Thethree-segment Soyuz spacecraft design has long been Russia?s workhorse ofmanned spaceflight.

They consistof a central 6,393-pound (2,900-kg) crew capsule sandwiched between an orbitalmodule on top and a propulsion module - which includes solar arrays andpropellant - on the bottom. The three modules separate during reentry, leavingthe bell-shaped crew capsule to return to Earth under parachutes andretrorockets.

Gerstenmaiersaid officials know the following:

  • Malenchenko and Whitson reported unusual buffeting, jarring and shaking before entering the ballistic descent, suggesting the propulsion module may not have detached properly.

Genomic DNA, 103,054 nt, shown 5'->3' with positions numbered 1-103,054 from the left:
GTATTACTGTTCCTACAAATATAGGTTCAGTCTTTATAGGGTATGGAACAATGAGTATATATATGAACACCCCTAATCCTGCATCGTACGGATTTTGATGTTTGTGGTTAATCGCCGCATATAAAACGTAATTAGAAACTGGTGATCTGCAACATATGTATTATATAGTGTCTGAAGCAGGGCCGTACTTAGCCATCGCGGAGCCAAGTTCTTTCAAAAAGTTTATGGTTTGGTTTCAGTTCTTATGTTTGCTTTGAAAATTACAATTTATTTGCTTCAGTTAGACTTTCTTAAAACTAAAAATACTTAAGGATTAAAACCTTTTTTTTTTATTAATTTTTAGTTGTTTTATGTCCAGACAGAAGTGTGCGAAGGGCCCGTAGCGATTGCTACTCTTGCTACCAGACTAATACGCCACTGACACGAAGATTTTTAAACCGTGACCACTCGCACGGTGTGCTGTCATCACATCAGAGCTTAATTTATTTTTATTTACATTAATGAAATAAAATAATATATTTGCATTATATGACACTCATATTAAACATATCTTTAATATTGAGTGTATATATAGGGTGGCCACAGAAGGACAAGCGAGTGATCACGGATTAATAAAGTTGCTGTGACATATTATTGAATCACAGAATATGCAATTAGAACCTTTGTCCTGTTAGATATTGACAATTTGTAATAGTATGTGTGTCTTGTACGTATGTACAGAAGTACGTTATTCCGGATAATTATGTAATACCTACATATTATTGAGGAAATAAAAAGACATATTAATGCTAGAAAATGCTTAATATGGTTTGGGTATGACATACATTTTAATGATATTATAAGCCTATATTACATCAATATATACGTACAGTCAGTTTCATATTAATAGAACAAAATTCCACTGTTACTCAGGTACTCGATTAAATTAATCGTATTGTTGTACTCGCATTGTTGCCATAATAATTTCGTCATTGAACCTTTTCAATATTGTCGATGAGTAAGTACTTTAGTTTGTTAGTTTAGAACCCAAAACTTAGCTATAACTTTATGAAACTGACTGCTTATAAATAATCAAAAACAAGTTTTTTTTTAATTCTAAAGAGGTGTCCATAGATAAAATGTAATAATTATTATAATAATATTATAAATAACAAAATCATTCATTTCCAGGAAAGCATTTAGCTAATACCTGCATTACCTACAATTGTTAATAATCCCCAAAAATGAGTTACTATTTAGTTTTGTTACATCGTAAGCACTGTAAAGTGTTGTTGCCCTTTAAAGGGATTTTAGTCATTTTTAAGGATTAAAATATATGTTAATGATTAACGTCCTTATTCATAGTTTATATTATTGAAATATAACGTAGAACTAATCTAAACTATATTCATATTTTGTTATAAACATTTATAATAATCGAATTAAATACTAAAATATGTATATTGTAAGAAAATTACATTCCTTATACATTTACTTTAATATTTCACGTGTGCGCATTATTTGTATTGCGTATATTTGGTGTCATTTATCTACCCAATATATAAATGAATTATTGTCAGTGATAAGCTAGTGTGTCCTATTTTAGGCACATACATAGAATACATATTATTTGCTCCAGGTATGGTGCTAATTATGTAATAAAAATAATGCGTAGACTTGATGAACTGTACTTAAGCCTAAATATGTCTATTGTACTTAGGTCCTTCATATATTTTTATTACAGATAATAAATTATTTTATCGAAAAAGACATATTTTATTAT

• The Soyuz spacecraft lost radio contact with Mission Control during reentry for an as-yet unexplained reason. While some Russian media reports suggest an antenna may have burnt away, there may have been ground and air-based issues, Gerstenmaier added.
  • Malenchenko did report some signs of smoke inside the Soyuz spacecraft during reentry and powered down a display panel at times. Whether the smell came from inside the vehicle or through vents from the exterior is undetermined.
  • A short-circuit in a faulty cable prompted the ballistic reentry of the space station?s Expedition 15 crew and a Malaysian astronaut last October during a descent that also included a propulsion module separation malfunction. The two glitches were thought to be unrelated and the module later sheared away due to aerodynamic forces.

Reliable,despite glitches

Saturday?sballistic reentry of a Russian Soyuz marked the second in a row and the thirdsince faulty gyroscope equipment forced the space station?s Expedition 6 crewto make asimilar landing in May 2003.